A test drive carrying celebrity passengers ended in a fatal crash. Headlines blamed the dymaxion’s “freak design” although it was later proven the car’s design wasn’t the cause. Ultimately it was the bean counters that sealed the dymaxion’s fate. Bankers feared Fuller’s car would destroy sales for second- hand cars and vehicles already in distribution. Or so the story goes. Regardless, only three of his cars were ever made. Bucky would have to find another way to turn the Earth.


Bucky’s second chance came after World War II. There was a housing crisis that coincided with the decline in demand for fighter planes. Fuller’s idea was to use the technology and skills of the aircraft industry to build houses. Why build a house with primitive materials like wood and brick when you could live in a machine built with the precision and integrity of an airplane?

Bucky’s dymaxion house was just as audacious as his flying car concept. Imagine a floating house suspended from a giant central mast. The dymaxion house was designed to be lightweight and easy to transport. Bucky envisioned the homes being mass produced in factories and delivered by aircraft.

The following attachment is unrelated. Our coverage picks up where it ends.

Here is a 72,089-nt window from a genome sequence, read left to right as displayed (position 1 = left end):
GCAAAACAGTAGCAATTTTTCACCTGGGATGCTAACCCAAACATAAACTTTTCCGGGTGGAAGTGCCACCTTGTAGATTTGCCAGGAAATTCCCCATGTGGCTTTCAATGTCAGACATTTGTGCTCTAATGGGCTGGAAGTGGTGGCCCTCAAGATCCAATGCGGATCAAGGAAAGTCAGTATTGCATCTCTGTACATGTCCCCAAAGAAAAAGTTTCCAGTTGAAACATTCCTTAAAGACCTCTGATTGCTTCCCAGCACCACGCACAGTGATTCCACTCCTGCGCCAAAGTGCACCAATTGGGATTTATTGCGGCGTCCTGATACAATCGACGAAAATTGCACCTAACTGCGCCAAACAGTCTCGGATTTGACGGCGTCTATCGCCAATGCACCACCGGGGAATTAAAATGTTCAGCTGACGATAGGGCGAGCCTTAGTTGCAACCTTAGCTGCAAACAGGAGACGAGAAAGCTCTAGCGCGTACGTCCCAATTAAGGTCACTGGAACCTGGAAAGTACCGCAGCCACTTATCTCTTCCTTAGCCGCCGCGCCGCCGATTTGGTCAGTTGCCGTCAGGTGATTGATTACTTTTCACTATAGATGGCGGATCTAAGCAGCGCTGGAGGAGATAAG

The Dymaxion House Concept

The dymaxion house captured people’s imagination in the same way as his car. Tradition had stuffed people into square boxes and told them that was the way it had to be. Of course they would be drawn to the man who said,

“Things can be different. Follow me.”

The dymaxion house more closely resembled a UFO

Interest for the house resulted in 35,000 pre-orders from eager customers looking to reserve their dymaxion house. That was enough capital to build a prototype.

Bucky was once again on the verge of breakthrough. And once again, his dream collapsed.

Manufacturing the house cost too much to get it (in this case literally) off the ground. Only one dymaxion house was ever built.